Odyssey Online

Entries Tagged as 'Creative Commons'

Summer Blogging, Creative Commons

June 11th, 2010 · Comments Off on Summer Blogging, Creative Commons

In the January presentation on the Creative Commons, it feel to Michelle to speak to working with the CC, and understanding what it is and isn’t.  A note she made to really underscore the point that CC is not a alternative to or absence of copyright is:

  • With a Creative Commons license, you keep your copyright but allow people to copy and distribute your work provided they give you credit — and only on the conditions you specify(namely, the types of licenses outlined in the last blog post)…

The notes from her lecture which form a librarians/readers/newbie guide to understanding what the Creative Common is meant to do can be found here…

Tags: Creative Commons

Summer Blogging, Creative Commons

June 8th, 2010 · Comments Off on Summer Blogging, Creative Commons

…for the summer of 2010 (which has already been too hot, too cool, too wet, and too dry) the focus of Odyssey Online is going to be the Creative Commons.  We are going to work through the Creative Commons from theory to practice, and hopefully create a small body of work that could the be the basis for reflection on the Creative Commons, and whether it indeed speaks to where digital publication mediums might take human creativity.

First, then, definitions.  Creative Commons is all about copyright, or, rather, making copyright viable and elastic for this culture of the Internet.

On January 14th,  as part of SLU Techfest ’10 activities, Librarians Paul Doty and Michelle Gillie joined Amy Hauber of the Fine Arts Department to present on Creative Commons Copyright Licenses.  Michelle searched out and presented these Creative Commons basics:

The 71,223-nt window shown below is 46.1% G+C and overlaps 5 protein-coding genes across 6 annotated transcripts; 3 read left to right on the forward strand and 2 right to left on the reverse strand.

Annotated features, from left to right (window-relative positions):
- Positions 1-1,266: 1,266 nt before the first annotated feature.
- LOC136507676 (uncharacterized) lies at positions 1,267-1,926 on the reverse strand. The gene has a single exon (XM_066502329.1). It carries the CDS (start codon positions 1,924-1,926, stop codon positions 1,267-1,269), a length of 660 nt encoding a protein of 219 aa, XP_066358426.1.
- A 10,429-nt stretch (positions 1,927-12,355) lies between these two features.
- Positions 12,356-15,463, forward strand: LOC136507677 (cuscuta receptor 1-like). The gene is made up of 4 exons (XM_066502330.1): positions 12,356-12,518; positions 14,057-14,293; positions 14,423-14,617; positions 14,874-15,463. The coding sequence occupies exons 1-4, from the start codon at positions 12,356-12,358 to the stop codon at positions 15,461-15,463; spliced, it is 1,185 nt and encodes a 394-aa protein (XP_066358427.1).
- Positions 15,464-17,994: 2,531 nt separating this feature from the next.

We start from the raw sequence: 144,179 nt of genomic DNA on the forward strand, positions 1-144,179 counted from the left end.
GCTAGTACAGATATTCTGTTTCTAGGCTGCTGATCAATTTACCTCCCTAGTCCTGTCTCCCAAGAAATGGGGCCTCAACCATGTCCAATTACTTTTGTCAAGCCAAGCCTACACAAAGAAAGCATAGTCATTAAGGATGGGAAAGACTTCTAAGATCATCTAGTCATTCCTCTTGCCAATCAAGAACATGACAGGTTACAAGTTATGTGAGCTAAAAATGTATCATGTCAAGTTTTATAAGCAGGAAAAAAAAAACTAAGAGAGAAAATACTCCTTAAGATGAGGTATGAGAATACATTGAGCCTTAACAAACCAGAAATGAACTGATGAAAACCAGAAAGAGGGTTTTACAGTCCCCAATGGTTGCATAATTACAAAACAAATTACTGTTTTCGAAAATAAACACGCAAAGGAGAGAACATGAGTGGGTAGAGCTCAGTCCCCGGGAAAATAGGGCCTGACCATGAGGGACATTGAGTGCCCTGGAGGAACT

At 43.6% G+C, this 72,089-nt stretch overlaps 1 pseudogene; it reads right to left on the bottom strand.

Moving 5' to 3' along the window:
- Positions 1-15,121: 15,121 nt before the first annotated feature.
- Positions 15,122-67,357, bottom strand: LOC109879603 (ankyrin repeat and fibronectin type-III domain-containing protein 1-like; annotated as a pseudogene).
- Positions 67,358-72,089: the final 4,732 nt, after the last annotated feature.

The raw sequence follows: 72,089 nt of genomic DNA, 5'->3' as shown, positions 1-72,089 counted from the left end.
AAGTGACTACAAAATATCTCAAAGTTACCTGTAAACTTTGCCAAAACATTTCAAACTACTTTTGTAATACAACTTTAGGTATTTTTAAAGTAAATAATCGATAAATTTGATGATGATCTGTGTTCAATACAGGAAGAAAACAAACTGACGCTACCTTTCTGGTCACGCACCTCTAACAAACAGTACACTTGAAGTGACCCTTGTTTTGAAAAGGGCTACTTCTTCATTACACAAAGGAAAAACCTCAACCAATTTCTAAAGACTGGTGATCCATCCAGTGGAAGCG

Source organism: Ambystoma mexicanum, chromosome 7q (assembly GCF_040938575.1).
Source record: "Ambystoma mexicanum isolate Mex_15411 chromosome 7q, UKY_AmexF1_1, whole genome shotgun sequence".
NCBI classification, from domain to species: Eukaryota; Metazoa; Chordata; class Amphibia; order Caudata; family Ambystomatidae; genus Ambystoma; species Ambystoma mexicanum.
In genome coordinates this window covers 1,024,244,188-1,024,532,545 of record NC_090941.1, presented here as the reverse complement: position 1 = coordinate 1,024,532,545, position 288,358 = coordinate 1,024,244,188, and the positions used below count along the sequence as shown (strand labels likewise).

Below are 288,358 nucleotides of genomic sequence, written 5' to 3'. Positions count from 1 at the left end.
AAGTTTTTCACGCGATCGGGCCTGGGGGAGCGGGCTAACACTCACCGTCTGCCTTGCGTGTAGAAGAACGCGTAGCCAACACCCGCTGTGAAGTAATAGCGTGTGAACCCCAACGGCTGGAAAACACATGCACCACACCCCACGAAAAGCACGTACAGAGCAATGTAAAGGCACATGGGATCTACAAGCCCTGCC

The Creative Commons is not anti-copyright–what the creative commons strives to do is to create a copyright middle ground:

By using a combination of the licenses that CC makes available, creators retain the copyright to their work, and at the same time they can set limits that allow others to share it and build on it.

To accomplish this Creative Commons issues five types of licenses:

Attribution (abbreviated by): you can share, display, and perform this work, and any derivatives of this work, as long as you give credit to the original creator.

Share Alike (abbreviated sa): you may alter or build on this work and share it, but only if you do so using the same kind of Creative Commons license that was applied to the original.

Non-Commercial (abbreviated nc): you’re allowed to share this work, and anything derived from it, as long as you’re not going to make a profit.

Non-Derivative (abbreviated nd): you can share exact copies of this work, but you’re not allowed to alter it in any way.
[http://creativecommons.org/about/licenses/]

With a Creative Commons license, you keep your copyright but allow people to copy and distribute your work provided they give you credit — and only on the conditions you specify…
[http://creativecommons.org/choose/]

…more CC coming this pleasant summer Canton days…

Tags: Creative Commons